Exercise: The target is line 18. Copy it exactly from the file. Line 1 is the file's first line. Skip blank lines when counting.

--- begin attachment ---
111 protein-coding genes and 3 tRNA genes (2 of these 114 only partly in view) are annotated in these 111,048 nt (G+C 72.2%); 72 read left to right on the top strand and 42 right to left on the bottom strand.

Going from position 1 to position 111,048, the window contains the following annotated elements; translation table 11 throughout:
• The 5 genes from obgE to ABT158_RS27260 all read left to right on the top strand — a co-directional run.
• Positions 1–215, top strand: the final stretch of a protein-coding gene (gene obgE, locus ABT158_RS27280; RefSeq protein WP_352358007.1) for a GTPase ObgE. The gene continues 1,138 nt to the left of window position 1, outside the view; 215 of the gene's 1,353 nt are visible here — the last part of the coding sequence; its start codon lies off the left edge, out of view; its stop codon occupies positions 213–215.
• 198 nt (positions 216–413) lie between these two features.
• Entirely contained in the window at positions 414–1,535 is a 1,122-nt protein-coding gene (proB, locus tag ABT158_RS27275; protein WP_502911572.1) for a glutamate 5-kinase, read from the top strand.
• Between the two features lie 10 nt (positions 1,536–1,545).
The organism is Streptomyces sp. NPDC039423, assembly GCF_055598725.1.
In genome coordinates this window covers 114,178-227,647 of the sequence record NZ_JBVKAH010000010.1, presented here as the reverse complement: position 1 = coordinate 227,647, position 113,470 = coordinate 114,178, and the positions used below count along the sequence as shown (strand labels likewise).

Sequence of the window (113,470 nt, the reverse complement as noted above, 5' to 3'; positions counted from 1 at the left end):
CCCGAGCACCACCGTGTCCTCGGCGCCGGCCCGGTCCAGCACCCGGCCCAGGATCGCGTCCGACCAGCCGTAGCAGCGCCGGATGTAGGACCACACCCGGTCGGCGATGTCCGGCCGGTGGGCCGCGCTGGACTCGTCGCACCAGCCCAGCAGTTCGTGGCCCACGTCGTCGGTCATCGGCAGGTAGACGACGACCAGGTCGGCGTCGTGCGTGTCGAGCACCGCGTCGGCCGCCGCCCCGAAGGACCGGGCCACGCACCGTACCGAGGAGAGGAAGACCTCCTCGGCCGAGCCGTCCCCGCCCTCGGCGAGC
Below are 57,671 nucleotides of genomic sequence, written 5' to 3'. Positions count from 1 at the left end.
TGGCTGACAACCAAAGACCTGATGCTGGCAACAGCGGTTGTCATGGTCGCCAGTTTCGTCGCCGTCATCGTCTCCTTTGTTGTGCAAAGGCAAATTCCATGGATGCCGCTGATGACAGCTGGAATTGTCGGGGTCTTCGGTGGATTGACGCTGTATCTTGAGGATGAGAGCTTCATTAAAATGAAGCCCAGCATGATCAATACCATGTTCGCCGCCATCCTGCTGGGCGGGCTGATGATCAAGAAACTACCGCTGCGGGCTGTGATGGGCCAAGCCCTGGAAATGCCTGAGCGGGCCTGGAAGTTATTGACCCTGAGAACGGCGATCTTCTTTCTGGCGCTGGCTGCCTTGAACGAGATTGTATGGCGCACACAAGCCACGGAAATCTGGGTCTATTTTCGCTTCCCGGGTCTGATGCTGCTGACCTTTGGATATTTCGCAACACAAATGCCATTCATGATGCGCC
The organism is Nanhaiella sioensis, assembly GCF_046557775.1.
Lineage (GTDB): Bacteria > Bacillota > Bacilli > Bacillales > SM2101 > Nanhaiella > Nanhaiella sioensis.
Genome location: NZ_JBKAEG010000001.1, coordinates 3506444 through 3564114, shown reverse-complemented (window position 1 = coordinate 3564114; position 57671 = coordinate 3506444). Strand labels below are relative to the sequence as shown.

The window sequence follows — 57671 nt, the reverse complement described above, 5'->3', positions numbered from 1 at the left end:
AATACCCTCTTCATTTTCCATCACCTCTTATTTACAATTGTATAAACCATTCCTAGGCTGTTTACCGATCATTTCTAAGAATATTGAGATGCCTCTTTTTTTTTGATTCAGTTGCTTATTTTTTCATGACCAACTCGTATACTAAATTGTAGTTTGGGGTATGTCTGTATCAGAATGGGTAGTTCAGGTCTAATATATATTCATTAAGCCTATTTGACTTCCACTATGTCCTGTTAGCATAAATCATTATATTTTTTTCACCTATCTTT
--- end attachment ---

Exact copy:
AATACCCTCTTCATTTTCCATCACCTCTTATTTACAATTGTATAAACCATTCCTAGGCTGTTTACCGATCATTTCTAAGAATATTGAGATGCCTCTTTTTTTTTGATTCAGTTGCTTATTTTTTCATGACCAACTCGTATACTAAATTGTAGTTTGGGGTATGTCTGTATCAGAATGGGTAGTTCAGGTCTAATATATATTCATTAAGCCTATTTGACTTCCACTATGTCCTGTTAGCATAAATCATTATATTTTTTTCACCTATCTTT